There are several he gave over the years which can be found online mostly. I think the most in-depth one, which gives a great overview of his methodology and way of thinking about art, the universe and everything, is the Channel 4 documentary that was made back in the early 80’s. The film company we worked with on this (I helped a lot with the art direction, working closely with my father and the team on this) allowed us free rein to create a uniquely styled documentary piece that wonderfully encapsulates so many elements of my father’s work.
Do you recall the manner of your father’s arts practice?
This is an interesting one! An extraordinary mix of styles actually. On the one hand, you had a large swift gestural style reminiscent of the Abstract Expressionists that you see when he’s being filmed painting etc.
On the other hand we see a very detailed and well thought out process at work. I didn’t realise the full extent of this until I discovered his portfolio of early work from the 40s and 50s. It was a revelation and helped make so much more sense of his later work! There was so much incredible beautiful detailed work there, so accomplished, that it’s amazing to compare it with his later work, where he had honed down his style to a simple graffiti style calligraphy.
In the film work, I remember him directing us all with these very definite ideas for the scenes he was creating. He made extensive notes and storyboards and took time to set up each scene and pay attention to details in costumes and props. It looks very thrown together in the movies somehow but was actually very carefully worked out. I remember the actors/friends understanding and sharing the jokes and references he was making as they were similar intellectuals who also shared his love of movies. They all went to the cinema a lot! By the time I made “Mad Love”, I was old enough to understand the references myself (although I questioned if the audience would always ‘get’ all of it!). Also I was already working behind the camera, helping film various scenes as well as taking stills.
With his later work, which took a different turn – more introspective, more about the artist and their place in the Universe – I worked extensively with him on those. By that stage we were a camera team and I understood intuitively what he wanted to achieve with shots and scenes. This extended to the work we did in his Expanded Cinema performances, where I worked mainly on sound effects and music with other participants as well as performing. He worked intensely every day of his life, until he was too ill to do it any more, which frustrated him terribly. It was a joy to work with him because he was always so much fun, joking and fooling around, but always in control of what he was doing.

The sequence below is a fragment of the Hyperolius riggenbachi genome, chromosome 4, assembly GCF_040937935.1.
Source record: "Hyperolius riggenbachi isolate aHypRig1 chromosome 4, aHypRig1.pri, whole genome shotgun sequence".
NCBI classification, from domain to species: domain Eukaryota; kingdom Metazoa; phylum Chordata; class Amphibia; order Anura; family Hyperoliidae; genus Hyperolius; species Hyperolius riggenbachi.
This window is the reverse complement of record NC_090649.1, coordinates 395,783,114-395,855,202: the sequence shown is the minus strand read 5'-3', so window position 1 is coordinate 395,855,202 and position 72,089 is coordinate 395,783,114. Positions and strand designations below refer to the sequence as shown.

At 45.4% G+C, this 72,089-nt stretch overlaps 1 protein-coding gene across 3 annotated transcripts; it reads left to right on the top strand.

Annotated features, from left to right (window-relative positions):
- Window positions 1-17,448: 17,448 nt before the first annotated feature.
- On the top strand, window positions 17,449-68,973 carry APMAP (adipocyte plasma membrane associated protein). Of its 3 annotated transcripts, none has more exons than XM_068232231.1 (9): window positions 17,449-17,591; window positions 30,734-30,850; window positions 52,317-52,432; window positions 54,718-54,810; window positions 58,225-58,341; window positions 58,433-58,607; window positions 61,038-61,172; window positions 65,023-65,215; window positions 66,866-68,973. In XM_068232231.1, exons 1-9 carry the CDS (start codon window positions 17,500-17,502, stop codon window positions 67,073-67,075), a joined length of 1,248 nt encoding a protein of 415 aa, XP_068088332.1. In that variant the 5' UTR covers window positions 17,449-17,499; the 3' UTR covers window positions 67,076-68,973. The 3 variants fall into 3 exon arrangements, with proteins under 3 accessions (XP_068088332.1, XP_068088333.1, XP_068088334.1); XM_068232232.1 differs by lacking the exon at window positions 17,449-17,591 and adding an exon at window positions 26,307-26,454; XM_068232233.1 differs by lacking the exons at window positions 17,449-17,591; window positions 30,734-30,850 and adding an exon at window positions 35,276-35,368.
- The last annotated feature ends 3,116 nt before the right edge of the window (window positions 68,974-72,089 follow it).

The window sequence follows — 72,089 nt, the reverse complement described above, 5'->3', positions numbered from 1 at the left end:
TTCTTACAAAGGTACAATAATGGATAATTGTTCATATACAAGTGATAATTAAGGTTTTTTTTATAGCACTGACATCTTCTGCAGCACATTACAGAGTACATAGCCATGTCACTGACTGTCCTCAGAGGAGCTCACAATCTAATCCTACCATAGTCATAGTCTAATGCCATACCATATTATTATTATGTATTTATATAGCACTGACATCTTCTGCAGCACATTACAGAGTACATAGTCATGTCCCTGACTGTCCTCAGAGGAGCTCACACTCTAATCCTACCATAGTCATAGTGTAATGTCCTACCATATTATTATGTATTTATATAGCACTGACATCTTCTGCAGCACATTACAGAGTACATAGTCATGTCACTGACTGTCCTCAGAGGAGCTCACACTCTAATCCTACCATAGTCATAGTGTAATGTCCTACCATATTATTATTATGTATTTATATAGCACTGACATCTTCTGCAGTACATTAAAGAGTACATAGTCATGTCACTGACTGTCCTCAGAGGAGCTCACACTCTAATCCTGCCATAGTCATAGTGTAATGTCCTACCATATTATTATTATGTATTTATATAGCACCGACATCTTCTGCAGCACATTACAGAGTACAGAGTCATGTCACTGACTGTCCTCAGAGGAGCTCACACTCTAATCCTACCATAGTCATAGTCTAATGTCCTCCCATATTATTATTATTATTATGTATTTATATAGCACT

Do you have a particular favourite piece of work?
A little known and uncharacteristic painting called ‘The Last Movie’. It’s such a simple beautiful painting and incredibly atmospheric and evocative of both comic books and film noir. I also think his ‘LAFF’ painting from the 60s is phenomenal. The later painting ‘Orfeo Blatzo’ is monumental and awe inspiring. I’m particularly fond of his early collage works and the assemblages. I’d also like to mention his fantastic experimental sound work and the power of his vocal recordings. It’s tremendously exciting to be working with Trunk Records on bringing these recordings together and out to the public.
The Last Movie (1970)
These works inspire and move me. They resonate for me on several levels – in a personal familiar way but also because they perfectly reveal the talent of a sweet gentle maverick who was way ahead of his time and not afraid to take risks and experiment!
What is your opinion on your father’s work?
I’ve kind of already said it really. I am still astounded by it – even after all this time. He was just so fearless, so groundbreaking – pre-empting graffiti/street art and taking the best parts of 20th century art movements and popular culture and reworking them into his own unique language and style. A lot of artists are mainly talented in one area, but he not only tackled painting and sculpture head on, but rewrote cinematic language whilst also writing the most fabulous poetry AS WELL AS pushing boundaries in experimental sound work and live performance! An incredible all round talent and great inspiration. I realise actually that his Expanded Cinema performance work has inspired my new Theatre of Fur Company – which also seeks to break the boundaries between theatre and cinema.
So we can only marvel at Dr Gaz, immerse ourselves in his playful explosive world, allow ourselves to be ‘blatzed’ and come out (hopefully) smiling and inspired!
Orfeo Blatzo (1990)
The National Arts Trust would like to thank Stella Keen for conducting this interview and wish her all the best with her future work with the Jeff Keen Archive
Interview with Becky Blackhurst
The experimental sound album “Jeff Keen Noise Art” available from Trunk Records